Mark Cuban recently blogged that he thinks ISPs should block P2P. …Period. His idea being that P2P usage is hogging up all the precious bandwidth, and in turn, slowing down the Web.
I don’t want to bother with taking apart all the things that Mr. Cuban said over there, because I think they’re mostly completely ignorant things to say like
“…To help those of you who cant understand how to distribute audio on Google Video, here is a hint: Re encode it with a little video, a couple pictures, whatever. Then it it wont be an audio file, it will be a video file.. Ta da . You get distribution by the best distribution network on the planet, for free.”
There are so many reasons why that statement makes me want to break something. Oh well
Let me focus on this instead:
Cuban’s point of view reflects some common misconceptions.
Misconception 1: P2P and File-Sharing are a bad things.
Peer-to-Peer, or P2P, describes a number of technologies for using IP to network computers. Of these, some of the most frequently talked about in the mainstream news are the Gnutella Network (Kazaa, Limewire Etc) and BitTorrent.
There are others though. Many, many others. For instance, if you use AIM and while chatting, you decide to send a picture to your buddy, you are using P2P. I’m pretty sure (correct me if I’m wrong) Vonage, Skype and other VOIP services are also examples of P2P.
And in fact, BitTorrent is being used for a number of lawful purposes including legal distribution of software and video and audio content.
“File-Sharing” and “P2P” are very broad terms. Using one of these broad terms when you are referring only to the specific instance of a technology that you do not approve of is misleading and/or ignorant. It’s a bit like referring to pornography websites as “The World Wide Web.”
Misconception 2: There is a shortage of bandwidth.
There is not a shortage of bandwidth. If you consider that practically every one of us has a wire coming into our homes that is carrying 100 channels of full-rez video that are always on, 24 hours a day… Yes, all 100 of them are on all the time even when you’re not watching them… Then you might start to wonder:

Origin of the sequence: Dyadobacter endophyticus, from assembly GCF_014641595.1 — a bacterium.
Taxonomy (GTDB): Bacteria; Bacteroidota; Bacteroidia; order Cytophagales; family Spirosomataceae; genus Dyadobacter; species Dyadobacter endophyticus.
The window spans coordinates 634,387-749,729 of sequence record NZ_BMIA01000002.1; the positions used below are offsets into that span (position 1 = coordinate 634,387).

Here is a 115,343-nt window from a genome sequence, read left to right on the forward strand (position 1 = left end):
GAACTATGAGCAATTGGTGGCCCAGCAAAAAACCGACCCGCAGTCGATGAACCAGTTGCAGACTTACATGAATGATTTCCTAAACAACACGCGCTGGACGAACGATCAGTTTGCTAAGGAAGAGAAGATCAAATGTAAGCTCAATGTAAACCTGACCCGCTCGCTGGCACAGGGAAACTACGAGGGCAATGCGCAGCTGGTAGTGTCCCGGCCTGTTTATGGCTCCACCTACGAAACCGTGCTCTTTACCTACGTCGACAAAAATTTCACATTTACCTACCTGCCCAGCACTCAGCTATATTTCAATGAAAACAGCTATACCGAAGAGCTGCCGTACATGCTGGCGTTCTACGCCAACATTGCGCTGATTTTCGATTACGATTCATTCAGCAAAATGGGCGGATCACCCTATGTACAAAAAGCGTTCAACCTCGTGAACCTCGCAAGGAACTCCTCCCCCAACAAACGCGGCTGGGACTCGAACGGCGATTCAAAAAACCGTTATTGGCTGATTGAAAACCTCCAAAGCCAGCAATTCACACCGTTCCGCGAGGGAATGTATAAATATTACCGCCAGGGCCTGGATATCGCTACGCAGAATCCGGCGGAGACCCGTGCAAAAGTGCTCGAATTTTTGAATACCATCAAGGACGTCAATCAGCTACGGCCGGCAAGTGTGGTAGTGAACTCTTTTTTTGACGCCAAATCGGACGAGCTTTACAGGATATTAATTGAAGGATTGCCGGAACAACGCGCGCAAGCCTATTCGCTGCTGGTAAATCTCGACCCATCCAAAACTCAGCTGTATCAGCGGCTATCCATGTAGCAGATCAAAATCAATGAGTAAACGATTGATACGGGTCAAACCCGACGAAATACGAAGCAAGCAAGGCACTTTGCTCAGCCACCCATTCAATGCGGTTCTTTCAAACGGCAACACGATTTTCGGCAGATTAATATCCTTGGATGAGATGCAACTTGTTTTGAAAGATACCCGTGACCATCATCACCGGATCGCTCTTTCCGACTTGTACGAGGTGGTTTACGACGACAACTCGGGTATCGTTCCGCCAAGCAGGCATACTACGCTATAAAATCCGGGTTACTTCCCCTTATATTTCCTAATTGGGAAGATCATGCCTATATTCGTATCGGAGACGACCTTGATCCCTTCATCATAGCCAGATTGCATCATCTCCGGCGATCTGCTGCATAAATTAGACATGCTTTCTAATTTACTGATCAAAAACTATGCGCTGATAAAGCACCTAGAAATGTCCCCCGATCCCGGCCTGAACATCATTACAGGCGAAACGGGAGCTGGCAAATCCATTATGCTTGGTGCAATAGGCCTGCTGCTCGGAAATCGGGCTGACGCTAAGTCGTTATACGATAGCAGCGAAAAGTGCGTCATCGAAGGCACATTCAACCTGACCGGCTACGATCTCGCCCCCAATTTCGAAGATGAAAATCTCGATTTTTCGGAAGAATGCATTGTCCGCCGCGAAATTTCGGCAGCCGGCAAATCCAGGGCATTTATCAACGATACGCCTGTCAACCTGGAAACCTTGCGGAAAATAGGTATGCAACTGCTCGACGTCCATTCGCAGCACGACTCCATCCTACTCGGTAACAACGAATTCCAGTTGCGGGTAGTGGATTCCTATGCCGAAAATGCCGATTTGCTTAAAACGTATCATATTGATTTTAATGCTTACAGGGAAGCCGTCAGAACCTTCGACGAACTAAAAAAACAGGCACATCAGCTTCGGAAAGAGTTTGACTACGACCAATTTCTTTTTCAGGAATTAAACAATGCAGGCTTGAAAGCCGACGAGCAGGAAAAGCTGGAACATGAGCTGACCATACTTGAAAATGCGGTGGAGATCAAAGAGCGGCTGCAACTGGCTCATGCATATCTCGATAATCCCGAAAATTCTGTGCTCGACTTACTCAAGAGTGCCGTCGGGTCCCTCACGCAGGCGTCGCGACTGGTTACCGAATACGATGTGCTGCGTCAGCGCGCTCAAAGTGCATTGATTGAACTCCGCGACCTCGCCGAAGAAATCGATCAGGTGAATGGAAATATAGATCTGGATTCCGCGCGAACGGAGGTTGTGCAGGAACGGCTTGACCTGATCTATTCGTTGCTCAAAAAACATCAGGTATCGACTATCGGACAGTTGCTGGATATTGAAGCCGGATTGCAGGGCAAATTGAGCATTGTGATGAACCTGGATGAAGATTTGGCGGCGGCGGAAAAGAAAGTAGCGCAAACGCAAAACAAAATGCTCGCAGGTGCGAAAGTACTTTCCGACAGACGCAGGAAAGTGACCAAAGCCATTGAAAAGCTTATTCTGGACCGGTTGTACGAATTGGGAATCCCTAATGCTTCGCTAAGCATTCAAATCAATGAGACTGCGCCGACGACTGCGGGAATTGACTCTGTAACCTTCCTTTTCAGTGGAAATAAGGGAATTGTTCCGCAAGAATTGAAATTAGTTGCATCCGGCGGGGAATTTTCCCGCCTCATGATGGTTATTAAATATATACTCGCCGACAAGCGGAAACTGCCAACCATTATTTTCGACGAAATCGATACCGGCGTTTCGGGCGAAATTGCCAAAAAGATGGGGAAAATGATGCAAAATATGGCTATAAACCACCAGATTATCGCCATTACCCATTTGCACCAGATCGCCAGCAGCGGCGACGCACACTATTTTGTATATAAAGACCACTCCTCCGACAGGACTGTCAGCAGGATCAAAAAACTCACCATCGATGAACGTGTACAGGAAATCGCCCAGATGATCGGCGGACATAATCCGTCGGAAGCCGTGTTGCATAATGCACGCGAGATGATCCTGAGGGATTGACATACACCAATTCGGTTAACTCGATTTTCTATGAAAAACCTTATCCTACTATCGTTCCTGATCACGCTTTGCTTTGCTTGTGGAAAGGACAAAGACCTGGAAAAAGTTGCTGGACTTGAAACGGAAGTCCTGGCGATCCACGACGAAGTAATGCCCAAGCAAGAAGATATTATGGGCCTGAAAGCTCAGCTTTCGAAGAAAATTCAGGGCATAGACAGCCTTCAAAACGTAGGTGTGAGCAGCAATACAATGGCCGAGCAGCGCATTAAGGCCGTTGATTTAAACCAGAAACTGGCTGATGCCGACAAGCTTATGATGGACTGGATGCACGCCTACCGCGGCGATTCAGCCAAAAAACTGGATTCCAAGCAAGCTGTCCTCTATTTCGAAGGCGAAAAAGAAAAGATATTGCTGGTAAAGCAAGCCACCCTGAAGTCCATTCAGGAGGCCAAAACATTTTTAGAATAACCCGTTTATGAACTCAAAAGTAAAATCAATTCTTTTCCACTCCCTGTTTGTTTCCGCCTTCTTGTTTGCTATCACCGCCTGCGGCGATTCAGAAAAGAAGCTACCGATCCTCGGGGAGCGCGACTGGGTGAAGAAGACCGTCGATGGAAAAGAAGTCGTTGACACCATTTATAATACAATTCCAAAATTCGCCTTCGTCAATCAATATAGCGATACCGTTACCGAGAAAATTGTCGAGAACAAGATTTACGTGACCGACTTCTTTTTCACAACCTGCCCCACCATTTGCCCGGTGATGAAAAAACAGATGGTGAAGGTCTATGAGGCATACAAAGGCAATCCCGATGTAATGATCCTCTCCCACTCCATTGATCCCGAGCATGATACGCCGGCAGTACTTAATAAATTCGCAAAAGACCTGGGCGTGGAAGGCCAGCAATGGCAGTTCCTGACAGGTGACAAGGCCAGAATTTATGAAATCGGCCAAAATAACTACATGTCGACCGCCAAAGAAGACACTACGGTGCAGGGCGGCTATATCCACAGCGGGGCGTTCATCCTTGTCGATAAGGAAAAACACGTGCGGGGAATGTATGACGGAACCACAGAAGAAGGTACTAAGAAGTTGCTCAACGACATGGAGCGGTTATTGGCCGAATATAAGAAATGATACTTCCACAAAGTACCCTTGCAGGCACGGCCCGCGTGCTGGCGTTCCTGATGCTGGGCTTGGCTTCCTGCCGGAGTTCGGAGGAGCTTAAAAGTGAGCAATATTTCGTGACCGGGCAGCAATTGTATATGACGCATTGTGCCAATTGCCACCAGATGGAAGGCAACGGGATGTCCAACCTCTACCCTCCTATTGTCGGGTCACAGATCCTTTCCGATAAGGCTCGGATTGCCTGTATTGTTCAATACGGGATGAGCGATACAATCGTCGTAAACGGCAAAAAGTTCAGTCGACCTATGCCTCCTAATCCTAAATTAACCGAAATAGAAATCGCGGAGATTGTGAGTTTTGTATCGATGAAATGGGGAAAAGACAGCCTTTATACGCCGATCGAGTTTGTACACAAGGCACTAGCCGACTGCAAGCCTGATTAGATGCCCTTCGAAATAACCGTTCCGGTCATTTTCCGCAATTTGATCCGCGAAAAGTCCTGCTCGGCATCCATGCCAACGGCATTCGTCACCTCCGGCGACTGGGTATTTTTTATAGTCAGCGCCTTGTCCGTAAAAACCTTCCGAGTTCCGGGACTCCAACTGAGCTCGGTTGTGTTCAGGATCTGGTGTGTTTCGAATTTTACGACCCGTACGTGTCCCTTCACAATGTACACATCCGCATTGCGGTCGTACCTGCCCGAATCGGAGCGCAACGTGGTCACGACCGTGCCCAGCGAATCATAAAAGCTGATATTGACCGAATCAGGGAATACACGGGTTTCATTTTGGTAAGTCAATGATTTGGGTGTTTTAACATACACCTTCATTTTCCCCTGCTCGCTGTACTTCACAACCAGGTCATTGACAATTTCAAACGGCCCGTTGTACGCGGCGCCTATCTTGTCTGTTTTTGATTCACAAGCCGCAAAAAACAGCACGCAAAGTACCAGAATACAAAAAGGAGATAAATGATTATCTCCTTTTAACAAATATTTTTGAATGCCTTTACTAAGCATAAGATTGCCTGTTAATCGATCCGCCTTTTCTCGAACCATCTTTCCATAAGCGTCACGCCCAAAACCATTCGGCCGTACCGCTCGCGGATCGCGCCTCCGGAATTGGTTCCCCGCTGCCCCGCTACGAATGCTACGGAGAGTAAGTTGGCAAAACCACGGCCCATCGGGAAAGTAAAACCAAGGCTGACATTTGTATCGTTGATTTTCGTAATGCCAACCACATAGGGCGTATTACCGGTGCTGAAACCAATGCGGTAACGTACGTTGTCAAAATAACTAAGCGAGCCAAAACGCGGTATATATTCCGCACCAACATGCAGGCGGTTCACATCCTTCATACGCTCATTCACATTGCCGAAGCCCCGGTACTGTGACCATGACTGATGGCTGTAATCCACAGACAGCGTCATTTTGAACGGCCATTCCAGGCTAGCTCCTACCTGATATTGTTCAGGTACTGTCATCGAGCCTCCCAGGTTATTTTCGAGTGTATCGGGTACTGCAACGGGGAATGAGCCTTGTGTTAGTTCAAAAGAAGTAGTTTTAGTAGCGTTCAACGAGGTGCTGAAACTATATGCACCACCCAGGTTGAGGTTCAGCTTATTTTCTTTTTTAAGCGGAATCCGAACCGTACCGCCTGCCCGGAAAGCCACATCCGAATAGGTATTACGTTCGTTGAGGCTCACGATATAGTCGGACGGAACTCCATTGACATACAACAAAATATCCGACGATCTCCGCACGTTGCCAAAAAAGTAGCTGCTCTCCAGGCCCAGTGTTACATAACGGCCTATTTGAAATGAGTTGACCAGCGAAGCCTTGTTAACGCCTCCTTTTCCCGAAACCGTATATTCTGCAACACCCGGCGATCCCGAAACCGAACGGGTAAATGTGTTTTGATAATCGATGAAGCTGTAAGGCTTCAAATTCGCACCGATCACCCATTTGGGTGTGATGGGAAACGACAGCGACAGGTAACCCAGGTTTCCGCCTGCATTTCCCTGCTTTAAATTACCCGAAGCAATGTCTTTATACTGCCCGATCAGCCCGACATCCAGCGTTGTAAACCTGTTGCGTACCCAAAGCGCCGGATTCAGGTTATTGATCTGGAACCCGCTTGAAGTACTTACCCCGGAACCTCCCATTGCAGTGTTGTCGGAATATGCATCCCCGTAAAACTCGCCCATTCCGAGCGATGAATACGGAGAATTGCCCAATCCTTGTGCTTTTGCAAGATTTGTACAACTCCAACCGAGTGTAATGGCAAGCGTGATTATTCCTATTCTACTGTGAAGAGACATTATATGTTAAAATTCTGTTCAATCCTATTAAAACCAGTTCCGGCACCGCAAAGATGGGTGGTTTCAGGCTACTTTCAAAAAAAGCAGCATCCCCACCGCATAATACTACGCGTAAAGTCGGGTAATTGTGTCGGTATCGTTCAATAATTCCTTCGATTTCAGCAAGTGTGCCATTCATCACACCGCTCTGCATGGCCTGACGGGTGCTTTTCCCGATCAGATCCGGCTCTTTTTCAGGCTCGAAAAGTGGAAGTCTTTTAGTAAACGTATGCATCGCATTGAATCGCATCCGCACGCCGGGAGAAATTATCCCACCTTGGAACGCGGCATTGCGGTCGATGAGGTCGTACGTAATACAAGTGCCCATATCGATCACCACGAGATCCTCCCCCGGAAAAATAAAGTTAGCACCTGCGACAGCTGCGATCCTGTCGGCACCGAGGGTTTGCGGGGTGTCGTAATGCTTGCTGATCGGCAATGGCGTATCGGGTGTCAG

“Why do they say we have a bandwidth problem?”
“Why are Cable TV and the Internet Separate when with Cable’s speed and the internet’s freedom, […yada yada…]?”
and eventually you might find yourself thinking about:
“What would happen to the Television Advertising Market if all the TV shows were just watched via the Web? Would that be bad for cable companies or good? Where would all that money go? ”
“Is it possible that there’s an actual reason that our Internet Connections aren’t fast enough to replace Cable TV yet?”
“Is this like a conspiracy theory or something?”
Now would be a good time to learn a thing or two about theThe Net Neutrality Debate. Pay close attention to what the Cable Companies seem to be after. Can you see what they want to do? Can you see why?
As you observe the bizarre feeding ritual of the greedy cable company, keep in mind, some of us are hogging all your bandwidth with our P2P technologies, so your research might get slowed down a little bit .